Mental health matters—and how you can improve it
There is a reason why airlines prompt us to pull-on our own oxygen mask before helping others: At a time of stress or demand, when we are needed to serve or support others (family, friends, colleagues, patients, customers) and energy flow will be one way, we had better be in robust physical and mental health.
Now I have had broken bones and torn muscles, but these arose from adventurous folly. I have been fortunate however to have avoided, thus far, suffering from poor mental health.
I have, though, seen the consequences of this invisible, ravaging disease.
As a late teenager I worked as an auxiliary nurse on a secure psychiatric ward, giving blessed thanks at the end of each shift for not having to carry the burden of depression, a malaise once described to me as, “having a rucksack permanently attached to your back, knowing that another brick will be deposited in it tomorrow.”
Since then, young family members have left us, and in the past month, I know of three family practitioners in the UK who have taken their own lives.
But there is hope.
I volunteer some of my skills to not-for-profit organisations, one of which provides mental health services.
Like most professional care-givers, they are chronically under-resourced, and chronically sapped by the nature of their work. No matter how care, affection and motivation you have to give, demand will always exceed supply. If you yourself are starved of oxygen, there are only so many emergency masks you can put on others.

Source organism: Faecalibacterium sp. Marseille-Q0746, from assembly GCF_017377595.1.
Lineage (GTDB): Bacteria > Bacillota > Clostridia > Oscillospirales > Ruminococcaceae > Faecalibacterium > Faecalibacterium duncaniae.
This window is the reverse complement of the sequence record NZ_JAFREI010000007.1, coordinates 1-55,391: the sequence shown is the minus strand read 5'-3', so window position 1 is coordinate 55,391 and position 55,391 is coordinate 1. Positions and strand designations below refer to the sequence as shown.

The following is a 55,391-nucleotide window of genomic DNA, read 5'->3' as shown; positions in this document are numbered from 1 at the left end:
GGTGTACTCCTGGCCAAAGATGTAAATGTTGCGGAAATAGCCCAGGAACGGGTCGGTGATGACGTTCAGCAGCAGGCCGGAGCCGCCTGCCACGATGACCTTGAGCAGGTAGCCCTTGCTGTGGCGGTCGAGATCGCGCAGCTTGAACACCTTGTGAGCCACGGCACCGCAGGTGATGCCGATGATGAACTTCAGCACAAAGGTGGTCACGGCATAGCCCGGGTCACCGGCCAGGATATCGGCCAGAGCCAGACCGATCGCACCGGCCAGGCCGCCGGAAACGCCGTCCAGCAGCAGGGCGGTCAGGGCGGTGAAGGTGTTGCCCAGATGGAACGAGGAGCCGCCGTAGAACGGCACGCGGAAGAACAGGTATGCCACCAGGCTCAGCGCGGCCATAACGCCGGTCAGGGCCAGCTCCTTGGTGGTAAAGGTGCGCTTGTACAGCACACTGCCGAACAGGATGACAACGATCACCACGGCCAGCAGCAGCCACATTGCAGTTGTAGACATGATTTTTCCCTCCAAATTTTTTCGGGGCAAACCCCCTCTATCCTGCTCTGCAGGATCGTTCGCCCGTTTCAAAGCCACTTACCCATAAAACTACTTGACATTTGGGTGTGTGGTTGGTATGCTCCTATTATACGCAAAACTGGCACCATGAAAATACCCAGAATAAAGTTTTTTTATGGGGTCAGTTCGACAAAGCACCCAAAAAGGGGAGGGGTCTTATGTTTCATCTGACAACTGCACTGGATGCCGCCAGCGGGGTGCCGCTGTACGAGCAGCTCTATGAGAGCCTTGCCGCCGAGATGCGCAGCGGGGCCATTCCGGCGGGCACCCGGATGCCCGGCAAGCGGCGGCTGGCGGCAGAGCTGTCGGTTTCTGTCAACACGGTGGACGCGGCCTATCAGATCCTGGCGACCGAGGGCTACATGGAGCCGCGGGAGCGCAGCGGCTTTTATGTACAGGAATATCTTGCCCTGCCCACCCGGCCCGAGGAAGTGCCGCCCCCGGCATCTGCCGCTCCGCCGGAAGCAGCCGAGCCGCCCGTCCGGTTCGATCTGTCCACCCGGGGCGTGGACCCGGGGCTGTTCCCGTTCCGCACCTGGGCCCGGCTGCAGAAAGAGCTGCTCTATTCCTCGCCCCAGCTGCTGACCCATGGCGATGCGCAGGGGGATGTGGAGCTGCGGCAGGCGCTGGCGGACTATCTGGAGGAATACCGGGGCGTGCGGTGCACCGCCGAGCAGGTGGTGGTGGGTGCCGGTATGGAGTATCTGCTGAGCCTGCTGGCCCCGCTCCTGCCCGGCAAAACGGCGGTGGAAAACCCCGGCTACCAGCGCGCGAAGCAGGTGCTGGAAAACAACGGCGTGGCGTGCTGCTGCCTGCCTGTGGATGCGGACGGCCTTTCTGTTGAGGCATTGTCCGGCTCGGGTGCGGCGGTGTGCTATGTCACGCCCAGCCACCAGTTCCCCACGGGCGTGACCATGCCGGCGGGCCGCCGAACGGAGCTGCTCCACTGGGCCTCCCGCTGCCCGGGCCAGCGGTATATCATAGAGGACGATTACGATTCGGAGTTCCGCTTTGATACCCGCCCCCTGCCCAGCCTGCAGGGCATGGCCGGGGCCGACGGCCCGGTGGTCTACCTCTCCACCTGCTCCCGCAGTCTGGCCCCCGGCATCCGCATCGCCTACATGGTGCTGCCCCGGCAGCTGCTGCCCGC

But as I said, there is hope.
I do know of a number of colleagues and clients who wish they had better mental health. Here are 6 “gets” given to me by a health practitioner who had previously suffered from depression
There is no stigma associated with poor mental health. There are caring professionals who can help, supported by increasingly effective therapeutic methods
We are social animals who need to interact through direct contact. Socialising via the internet or with people who are impacting your personal review does not count! We each cannot solve every problem, and mutual supportive dependency on friends gives us perspective and affirmation.
Unplug the electronics by 9:00pm (was one piece of advice), but the salient point is—get as much sleep as possible, and this aided by breaking tech-addiction
Nearly every leading mental health professional I know spends time outdoors. Walking, cycling, anythinging…it doesn’t matter. Being outside and interacting with your environment is key
If you can combine this with ‘Get out’ you’ve a high-return combo.
Our self-belief is founded on our knowledge that our problem-solving capability is valued by those whom we respect.
If you know of a friend or colleague in need, be supportive and help them out.